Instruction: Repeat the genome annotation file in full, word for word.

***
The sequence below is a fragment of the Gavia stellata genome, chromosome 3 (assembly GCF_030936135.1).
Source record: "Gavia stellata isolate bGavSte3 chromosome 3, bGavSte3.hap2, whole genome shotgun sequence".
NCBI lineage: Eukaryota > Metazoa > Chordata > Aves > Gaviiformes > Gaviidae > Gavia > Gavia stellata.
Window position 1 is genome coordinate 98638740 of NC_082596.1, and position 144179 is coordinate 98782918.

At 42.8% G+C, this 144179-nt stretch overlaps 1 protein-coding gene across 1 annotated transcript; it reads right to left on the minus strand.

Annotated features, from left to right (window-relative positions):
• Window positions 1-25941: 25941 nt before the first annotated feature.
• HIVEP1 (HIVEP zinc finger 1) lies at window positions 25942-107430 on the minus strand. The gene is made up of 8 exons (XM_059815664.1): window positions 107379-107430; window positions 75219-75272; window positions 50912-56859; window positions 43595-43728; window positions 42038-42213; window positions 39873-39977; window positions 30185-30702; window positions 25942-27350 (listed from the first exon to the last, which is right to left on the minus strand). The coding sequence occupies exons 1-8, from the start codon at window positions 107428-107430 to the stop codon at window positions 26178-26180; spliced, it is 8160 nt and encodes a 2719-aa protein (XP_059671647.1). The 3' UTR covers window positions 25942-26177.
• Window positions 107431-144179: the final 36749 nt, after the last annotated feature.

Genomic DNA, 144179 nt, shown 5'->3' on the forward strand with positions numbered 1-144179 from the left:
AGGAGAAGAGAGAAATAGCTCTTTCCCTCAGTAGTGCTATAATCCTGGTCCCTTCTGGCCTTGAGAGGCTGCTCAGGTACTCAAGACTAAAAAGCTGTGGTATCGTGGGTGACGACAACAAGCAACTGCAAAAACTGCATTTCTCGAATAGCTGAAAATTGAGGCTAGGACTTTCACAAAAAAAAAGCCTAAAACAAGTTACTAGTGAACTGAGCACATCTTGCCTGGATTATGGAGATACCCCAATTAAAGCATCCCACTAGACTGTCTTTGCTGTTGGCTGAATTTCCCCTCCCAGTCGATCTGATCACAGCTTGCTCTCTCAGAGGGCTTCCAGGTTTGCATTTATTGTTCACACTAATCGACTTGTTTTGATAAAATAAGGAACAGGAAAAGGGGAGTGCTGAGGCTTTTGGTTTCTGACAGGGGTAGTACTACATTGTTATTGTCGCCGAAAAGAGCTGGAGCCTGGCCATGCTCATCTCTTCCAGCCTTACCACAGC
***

The sequence below is a fragment of the Gavia stellata genome, chromosome 3 (assembly GCF_030936135.1).
Source record: "Gavia stellata isolate bGavSte3 chromosome 3, bGavSte3.hap2, whole genome shotgun sequence".
NCBI lineage: Eukaryota > Metazoa > Chordata > Aves > Gaviiformes > Gaviidae > Gavia > Gavia stellata.
Window position 1 is genome coordinate 98638740 of NC_082596.1, and position 144179 is coordinate 98782918.

At 42.8% G+C, this 144179-nt stretch overlaps 1 protein-coding gene across 1 annotated transcript; it reads right to left on the minus strand.

Annotated features, from left to right (window-relative positions):
• Window positions 1-25941: 25941 nt before the first annotated feature.
• HIVEP1 (HIVEP zinc finger 1) lies at window positions 25942-107430 on the minus strand. The gene is made up of 8 exons (XM_059815664.1): window positions 107379-107430; window positions 75219-75272; window positions 50912-56859; window positions 43595-43728; window positions 42038-42213; window positions 39873-39977; window positions 30185-30702; window positions 25942-27350 (listed from the first exon to the last, which is right to left on the minus strand). The coding sequence occupies exons 1-8, from the start codon at window positions 107428-107430 to the stop codon at window positions 26178-26180; spliced, it is 8160 nt and encodes a 2719-aa protein (XP_059671647.1). The 3' UTR covers window positions 25942-26177.
• Window positions 107431-144179: the final 36749 nt, after the last annotated feature.

Genomic DNA, 144179 nt, shown 5'->3' on the forward strand with positions numbered 1-144179 from the left:
AGGAGAAGAGAGAAATAGCTCTTTCCCTCAGTAGTGCTATAATCCTGGTCCCTTCTGGCCTTGAGAGGCTGCTCAGGTACTCAAGACTAAAAAGCTGTGGTATCGTGGGTGACGACAACAAGCAACTGCAAAAACTGCATTTCTCGAATAGCTGAAAATTGAGGCTAGGACTTTCACAAAAAAAAAGCCTAAAACAAGTTACTAGTGAACTGAGCACATCTTGCCTGGATTATGGAGATACCCCAATTAAAGCATCCCACTAGACTGTCTTTGCTGTTGGCTGAATTTCCCCTCCCAGTCGATCTGATCACAGCTTGCTCTCTCAGAGGGCTTCCAGGTTTGCATTTATTGTTCACACTAATCGACTTGTTTTGATAAAATAAGGAACAGGAAAAGGGGAGTGCTGAGGCTTTTGGTTTCTGACAGGGGTAGTACTACATTGTTATTGTCGCCGAAAAGAGCTGGAGCCTGGCCATGCTCATCTCTTCCAGCCTTACCACAGC